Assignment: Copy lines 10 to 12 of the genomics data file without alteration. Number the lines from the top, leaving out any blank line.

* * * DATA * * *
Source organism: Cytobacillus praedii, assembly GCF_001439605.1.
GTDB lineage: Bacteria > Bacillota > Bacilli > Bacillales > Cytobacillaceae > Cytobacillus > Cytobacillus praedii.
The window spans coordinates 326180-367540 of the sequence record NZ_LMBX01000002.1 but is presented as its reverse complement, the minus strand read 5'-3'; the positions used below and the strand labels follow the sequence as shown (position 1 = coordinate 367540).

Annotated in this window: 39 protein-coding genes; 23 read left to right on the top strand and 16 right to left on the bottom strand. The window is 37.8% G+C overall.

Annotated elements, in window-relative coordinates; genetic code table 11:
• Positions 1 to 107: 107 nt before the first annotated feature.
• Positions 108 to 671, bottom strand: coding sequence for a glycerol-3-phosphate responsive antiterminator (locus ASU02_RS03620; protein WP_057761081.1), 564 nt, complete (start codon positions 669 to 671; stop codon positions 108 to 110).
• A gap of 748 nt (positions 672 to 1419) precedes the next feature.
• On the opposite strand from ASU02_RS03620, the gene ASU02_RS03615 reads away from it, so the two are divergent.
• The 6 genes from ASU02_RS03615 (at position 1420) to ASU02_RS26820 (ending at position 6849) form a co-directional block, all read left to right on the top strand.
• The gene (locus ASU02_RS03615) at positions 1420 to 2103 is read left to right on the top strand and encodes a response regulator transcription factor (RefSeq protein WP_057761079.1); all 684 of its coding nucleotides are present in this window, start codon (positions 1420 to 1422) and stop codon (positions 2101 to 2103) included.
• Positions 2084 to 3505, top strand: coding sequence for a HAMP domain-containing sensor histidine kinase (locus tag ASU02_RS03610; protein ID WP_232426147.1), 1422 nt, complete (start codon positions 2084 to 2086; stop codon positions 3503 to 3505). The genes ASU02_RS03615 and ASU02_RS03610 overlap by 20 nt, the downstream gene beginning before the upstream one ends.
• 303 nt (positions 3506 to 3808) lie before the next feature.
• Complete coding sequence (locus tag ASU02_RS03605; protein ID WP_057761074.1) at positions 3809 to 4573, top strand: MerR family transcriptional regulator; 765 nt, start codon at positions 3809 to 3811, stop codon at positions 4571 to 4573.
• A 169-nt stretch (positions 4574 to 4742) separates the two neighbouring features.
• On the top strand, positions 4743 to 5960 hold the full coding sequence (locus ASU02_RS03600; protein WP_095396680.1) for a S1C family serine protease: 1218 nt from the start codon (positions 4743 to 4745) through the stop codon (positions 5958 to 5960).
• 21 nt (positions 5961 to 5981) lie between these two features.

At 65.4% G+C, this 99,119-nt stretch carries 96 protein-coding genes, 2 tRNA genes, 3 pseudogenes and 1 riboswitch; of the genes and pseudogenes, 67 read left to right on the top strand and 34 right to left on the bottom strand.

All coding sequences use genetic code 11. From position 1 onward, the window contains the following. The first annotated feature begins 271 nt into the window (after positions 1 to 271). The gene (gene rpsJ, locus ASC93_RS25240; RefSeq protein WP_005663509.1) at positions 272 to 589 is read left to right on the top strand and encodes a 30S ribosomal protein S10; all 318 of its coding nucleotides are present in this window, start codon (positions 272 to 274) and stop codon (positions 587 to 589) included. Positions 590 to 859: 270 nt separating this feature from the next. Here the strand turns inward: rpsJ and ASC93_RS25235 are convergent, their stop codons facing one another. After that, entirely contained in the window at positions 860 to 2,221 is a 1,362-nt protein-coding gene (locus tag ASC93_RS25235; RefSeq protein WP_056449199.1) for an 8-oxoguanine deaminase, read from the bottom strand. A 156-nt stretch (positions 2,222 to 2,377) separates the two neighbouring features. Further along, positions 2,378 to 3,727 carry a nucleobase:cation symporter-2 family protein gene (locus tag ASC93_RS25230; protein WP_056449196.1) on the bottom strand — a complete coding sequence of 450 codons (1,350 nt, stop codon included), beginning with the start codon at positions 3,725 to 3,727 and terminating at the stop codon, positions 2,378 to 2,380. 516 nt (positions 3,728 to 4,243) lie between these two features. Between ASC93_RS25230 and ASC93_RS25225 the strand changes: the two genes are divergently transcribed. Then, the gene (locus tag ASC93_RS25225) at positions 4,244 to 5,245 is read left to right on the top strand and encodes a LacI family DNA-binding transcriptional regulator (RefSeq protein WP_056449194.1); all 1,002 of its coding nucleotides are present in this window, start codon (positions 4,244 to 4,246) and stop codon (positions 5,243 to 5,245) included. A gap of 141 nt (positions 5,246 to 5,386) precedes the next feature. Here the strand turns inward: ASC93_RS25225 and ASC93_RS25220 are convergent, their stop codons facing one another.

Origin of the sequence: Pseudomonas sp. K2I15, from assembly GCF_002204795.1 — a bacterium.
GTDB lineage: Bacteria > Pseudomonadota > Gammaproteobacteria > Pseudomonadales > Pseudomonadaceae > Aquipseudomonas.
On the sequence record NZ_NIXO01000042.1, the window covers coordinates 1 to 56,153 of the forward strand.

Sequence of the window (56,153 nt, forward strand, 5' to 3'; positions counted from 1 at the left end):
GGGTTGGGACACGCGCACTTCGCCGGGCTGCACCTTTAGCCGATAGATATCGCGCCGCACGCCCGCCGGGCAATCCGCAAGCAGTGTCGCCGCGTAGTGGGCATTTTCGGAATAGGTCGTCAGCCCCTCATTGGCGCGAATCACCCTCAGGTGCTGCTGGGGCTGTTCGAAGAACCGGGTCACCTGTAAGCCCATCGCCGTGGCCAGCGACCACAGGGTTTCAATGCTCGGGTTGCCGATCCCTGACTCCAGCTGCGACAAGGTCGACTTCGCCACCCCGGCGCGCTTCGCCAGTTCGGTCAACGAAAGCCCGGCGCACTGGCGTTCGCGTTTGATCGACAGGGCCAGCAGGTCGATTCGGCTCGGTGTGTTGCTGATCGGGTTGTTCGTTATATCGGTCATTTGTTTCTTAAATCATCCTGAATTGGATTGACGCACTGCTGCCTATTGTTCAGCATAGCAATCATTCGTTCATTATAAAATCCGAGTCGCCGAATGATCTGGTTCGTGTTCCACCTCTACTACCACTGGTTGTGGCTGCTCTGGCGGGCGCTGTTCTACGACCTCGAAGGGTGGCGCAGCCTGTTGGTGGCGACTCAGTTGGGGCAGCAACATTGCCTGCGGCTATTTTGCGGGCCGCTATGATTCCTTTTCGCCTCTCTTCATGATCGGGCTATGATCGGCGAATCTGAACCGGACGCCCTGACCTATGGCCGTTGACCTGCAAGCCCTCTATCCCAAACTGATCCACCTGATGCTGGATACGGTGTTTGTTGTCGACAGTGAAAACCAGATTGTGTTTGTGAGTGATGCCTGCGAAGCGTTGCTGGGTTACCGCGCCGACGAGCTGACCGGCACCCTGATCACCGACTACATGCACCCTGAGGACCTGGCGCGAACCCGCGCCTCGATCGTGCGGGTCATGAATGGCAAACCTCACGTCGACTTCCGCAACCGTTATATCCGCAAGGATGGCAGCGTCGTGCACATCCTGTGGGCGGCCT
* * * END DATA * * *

• The 6 genes from ASU02_RS03615 (at position 1420) to ASU02_RS26820 (ending at position 6849) form a co-directional block, all read left to right on the top strand.
• The gene (locus ASU02_RS03615) at positions 1420 to 2103 is read left to right on the top strand and encodes a response regulator transcription factor (RefSeq protein WP_057761079.1); all 684 of its coding nucleotides are present in this window, start codon (positions 1420 to 1422) and stop codon (positions 2101 to 2103) included.
• Positions 2084 to 3505, top strand: coding sequence for a HAMP domain-containing sensor histidine kinase (locus tag ASU02_RS03610; protein ID WP_232426147.1), 1422 nt, complete (start codon positions 2084 to 2086; stop codon positions 3503 to 3505). The genes ASU02_RS03615 and ASU02_RS03610 overlap by 20 nt, the downstream gene beginning before the upstream one ends.